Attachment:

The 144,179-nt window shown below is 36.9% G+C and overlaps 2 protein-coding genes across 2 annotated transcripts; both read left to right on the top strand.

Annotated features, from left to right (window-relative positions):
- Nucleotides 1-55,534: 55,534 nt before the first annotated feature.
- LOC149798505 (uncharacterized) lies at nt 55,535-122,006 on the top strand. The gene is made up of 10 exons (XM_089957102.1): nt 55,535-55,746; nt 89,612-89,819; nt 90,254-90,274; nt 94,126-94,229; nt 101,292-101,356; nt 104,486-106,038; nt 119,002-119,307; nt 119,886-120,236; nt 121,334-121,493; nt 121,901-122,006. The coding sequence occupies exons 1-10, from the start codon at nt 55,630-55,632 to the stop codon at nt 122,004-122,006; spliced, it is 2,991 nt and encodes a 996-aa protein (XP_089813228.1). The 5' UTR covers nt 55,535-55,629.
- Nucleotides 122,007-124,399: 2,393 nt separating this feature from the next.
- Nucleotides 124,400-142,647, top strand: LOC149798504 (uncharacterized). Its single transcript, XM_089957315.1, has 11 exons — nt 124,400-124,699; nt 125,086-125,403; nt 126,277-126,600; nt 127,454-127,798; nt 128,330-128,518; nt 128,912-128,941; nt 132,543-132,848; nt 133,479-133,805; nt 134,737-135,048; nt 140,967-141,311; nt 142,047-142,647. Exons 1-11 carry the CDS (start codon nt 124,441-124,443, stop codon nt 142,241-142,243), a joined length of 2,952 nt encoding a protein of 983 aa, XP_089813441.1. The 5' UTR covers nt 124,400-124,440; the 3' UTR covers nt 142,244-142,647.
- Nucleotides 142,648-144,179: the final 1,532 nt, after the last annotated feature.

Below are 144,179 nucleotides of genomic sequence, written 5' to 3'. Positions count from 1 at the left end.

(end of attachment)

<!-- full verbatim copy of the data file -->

The 144,179-nt window shown below is 36.9% G+C and overlaps 2 protein-coding genes across 2 annotated transcripts; both read left to right on the top strand.

Annotated features, from left to right (window-relative positions):
- Nucleotides 1-55,534: 55,534 nt before the first annotated feature.
- LOC149798505 (uncharacterized) lies at nt 55,535-122,006 on the top strand. The gene is made up of 10 exons (XM_089957102.1): nt 55,535-55,746; nt 89,612-89,819; nt 90,254-90,274; nt 94,126-94,229; nt 101,292-101,356; nt 104,486-106,038; nt 119,002-119,307; nt 119,886-120,236; nt 121,334-121,493; nt 121,901-122,006. The coding sequence occupies exons 1-10, from the start codon at nt 55,630-55,632 to the stop codon at nt 122,004-122,006; spliced, it is 2,991 nt and encodes a 996-aa protein (XP_089813228.1). The 5' UTR covers nt 55,535-55,629.
- Nucleotides 122,007-124,399: 2,393 nt separating this feature from the next.
- Nucleotides 124,400-142,647, top strand: LOC149798504 (uncharacterized). Its single transcript, XM_089957315.1, has 11 exons — nt 124,400-124,699; nt 125,086-125,403; nt 126,277-126,600; nt 127,454-127,798; nt 128,330-128,518; nt 128,912-128,941; nt 132,543-132,848; nt 133,479-133,805; nt 134,737-135,048; nt 140,967-141,311; nt 142,047-142,647. Exons 1-11 carry the CDS (start codon nt 124,441-124,443, stop codon nt 142,241-142,243), a joined length of 2,952 nt encoding a protein of 983 aa, XP_089813441.1. The 5' UTR covers nt 124,400-124,440; the 3' UTR covers nt 142,244-142,647.
- Nucleotides 142,648-144,179: the final 1,532 nt, after the last annotated feature.

Below are 144,179 nucleotides of genomic sequence, written 5' to 3'. Positions count from 1 at the left end.